UK visas are causing problems in the academic world, and not just when it comes to the complicated tier 2 work permit. Recently, countless media stories have begun to demonstrate the challenges that foreign academics face when attempting to attend international conferences in the UK. If industry leaders continue to struggle with UK visas, the British scientific sector may suffer after Brexit.
According to the Wellcome Trust, which provides science leaders with over £1 billion in funding for research each year said that the immigration system is not good enough after another scientific summit in the UK was recently harmed by the visa barriers that speakers faced.
An assistant psychiatry professor at the Sudan International University, Dr. Mohamed Alnor was unable to access the UK for the World Congress of Psychiatric Genetics in October, despite paying more than £1,890 in fees.
In a similar immigration UK issue, Chinese neuropsychiatrist Chenxing Liu from the University of Melbourne wasn't able to deliver a presentation on schizophrenia and evolution at the event because he wasn't able to get a visa in time. Delays related to UK visas also prevented Bittianda Kuttapa Thelma from the Delhi University from attending the conference.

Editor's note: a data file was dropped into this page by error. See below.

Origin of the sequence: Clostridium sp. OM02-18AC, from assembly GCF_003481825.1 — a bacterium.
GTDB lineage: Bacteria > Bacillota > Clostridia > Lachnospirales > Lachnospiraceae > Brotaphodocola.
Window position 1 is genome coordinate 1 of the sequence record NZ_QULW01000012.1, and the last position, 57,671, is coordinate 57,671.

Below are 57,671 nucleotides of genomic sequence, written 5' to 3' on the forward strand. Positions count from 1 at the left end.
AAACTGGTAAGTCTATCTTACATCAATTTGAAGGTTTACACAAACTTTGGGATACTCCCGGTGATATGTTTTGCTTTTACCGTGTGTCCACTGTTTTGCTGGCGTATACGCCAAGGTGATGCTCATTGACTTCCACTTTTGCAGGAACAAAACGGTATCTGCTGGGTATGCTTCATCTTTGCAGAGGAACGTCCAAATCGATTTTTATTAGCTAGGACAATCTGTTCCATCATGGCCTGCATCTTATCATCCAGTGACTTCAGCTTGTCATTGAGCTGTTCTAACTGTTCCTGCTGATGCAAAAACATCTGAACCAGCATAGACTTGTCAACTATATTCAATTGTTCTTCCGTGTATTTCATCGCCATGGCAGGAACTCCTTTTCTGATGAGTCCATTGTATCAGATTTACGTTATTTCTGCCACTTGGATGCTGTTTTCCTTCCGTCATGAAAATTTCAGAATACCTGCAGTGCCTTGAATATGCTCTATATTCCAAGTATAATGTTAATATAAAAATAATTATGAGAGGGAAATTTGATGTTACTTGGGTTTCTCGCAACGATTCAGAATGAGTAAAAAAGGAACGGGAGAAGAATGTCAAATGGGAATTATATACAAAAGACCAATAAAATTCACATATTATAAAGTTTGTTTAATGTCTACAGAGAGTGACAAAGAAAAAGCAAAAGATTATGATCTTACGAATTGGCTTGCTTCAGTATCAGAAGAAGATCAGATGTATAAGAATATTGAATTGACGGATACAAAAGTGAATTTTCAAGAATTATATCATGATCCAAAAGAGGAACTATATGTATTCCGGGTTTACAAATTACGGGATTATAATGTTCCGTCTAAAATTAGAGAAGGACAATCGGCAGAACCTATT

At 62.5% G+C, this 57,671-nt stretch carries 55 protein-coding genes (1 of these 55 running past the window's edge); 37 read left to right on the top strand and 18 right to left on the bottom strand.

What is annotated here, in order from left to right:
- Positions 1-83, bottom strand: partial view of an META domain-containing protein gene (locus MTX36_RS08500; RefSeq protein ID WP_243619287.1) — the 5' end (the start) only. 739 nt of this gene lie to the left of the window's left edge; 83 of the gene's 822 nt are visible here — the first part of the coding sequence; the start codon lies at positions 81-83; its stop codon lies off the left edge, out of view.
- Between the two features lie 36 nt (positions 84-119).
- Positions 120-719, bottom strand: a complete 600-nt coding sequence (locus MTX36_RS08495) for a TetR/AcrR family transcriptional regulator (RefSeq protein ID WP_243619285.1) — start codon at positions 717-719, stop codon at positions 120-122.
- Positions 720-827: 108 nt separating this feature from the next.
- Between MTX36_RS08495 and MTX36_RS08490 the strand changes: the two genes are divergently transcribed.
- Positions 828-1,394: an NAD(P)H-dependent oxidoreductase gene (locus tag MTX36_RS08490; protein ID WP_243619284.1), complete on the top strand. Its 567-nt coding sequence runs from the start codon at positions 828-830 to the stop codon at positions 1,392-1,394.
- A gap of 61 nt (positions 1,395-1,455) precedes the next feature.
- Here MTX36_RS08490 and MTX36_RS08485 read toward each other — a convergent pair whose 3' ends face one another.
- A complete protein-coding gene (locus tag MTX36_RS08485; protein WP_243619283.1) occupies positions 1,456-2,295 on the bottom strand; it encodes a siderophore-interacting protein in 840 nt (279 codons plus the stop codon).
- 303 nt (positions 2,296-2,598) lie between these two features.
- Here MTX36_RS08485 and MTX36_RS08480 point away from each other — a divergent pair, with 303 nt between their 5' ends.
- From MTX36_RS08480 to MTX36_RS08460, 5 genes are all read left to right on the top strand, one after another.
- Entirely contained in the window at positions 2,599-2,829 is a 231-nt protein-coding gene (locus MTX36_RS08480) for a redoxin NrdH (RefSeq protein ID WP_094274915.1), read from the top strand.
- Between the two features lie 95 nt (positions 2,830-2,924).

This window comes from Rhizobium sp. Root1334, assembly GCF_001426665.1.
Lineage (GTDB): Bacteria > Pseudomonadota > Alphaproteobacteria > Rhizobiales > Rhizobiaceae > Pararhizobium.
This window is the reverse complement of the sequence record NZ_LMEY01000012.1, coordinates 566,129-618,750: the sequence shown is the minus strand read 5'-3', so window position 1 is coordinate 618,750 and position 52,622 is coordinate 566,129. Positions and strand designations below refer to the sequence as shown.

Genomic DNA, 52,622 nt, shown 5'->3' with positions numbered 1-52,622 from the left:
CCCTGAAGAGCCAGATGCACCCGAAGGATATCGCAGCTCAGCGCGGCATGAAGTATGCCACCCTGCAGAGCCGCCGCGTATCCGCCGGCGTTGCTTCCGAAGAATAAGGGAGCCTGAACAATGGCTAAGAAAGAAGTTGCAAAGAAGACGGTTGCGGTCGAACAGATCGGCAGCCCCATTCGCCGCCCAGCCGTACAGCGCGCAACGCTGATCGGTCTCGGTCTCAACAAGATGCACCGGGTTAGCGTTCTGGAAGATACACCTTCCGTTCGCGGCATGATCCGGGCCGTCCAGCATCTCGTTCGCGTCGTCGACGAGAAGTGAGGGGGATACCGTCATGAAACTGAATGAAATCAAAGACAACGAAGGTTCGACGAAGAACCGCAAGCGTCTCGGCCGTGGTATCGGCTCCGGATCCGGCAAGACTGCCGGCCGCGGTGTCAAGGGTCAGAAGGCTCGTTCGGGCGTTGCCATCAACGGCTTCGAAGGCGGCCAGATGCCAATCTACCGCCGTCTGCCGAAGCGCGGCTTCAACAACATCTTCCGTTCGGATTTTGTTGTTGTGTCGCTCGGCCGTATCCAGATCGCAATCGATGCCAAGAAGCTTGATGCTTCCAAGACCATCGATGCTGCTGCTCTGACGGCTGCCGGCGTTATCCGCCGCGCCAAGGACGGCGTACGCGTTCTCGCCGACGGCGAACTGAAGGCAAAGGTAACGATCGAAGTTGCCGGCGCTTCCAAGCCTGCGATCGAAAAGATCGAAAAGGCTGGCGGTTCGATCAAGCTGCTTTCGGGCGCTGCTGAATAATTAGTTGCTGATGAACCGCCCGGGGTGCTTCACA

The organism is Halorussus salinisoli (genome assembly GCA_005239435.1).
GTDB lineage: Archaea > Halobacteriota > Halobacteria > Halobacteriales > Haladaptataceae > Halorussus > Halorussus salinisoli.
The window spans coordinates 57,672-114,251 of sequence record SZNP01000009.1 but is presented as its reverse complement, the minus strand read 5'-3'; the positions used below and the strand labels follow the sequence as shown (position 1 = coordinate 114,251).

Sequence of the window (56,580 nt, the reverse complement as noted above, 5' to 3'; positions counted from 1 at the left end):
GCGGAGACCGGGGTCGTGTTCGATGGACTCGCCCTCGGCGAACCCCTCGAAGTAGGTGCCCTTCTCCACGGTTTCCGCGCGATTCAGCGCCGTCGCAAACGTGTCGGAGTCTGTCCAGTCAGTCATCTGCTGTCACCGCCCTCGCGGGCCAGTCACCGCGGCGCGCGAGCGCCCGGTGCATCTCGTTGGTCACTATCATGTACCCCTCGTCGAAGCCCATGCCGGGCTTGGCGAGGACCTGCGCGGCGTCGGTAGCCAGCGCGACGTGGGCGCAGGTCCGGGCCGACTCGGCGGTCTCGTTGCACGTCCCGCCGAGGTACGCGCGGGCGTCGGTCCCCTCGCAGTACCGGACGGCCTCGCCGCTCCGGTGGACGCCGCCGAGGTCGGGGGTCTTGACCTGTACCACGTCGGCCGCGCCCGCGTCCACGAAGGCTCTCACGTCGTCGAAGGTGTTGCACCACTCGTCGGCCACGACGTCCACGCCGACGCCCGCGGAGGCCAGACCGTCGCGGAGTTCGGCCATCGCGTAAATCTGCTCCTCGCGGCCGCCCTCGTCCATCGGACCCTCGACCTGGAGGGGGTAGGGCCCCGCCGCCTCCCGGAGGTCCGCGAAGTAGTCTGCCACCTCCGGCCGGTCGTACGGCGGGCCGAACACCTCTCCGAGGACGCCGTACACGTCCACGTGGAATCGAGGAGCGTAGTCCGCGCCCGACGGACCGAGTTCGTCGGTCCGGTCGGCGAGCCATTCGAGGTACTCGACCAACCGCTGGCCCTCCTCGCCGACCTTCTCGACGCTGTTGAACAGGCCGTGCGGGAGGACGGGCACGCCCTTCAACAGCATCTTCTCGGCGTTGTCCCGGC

Issues with UK visas and UK work permit hiccups have been common in the news lately, particularly around the area of academics. Recently, a number of foreign scholars were unable to access a global symposium on health hosted in Liverpool at the beginning of October, causing the World Health Organization to speak up against the challenges.
Additionally, a study published in September 2018 showed that a quarter of the Asian and African researchers invited into the UK had suffered problems with visas - this number is three times greater than in any European country.
The Wellcome head of UK and EU policy, Beth Thompson also released a statement about the consistent issues with UK visas, saying that the country does not have the right immigration system in place anymore to allow for "great science."
The current system is apparently causing problems for researchers outside of Europe who want to share their ideas in conferences around the world. Experts worry that today's issues could continue to worsen after Brexit.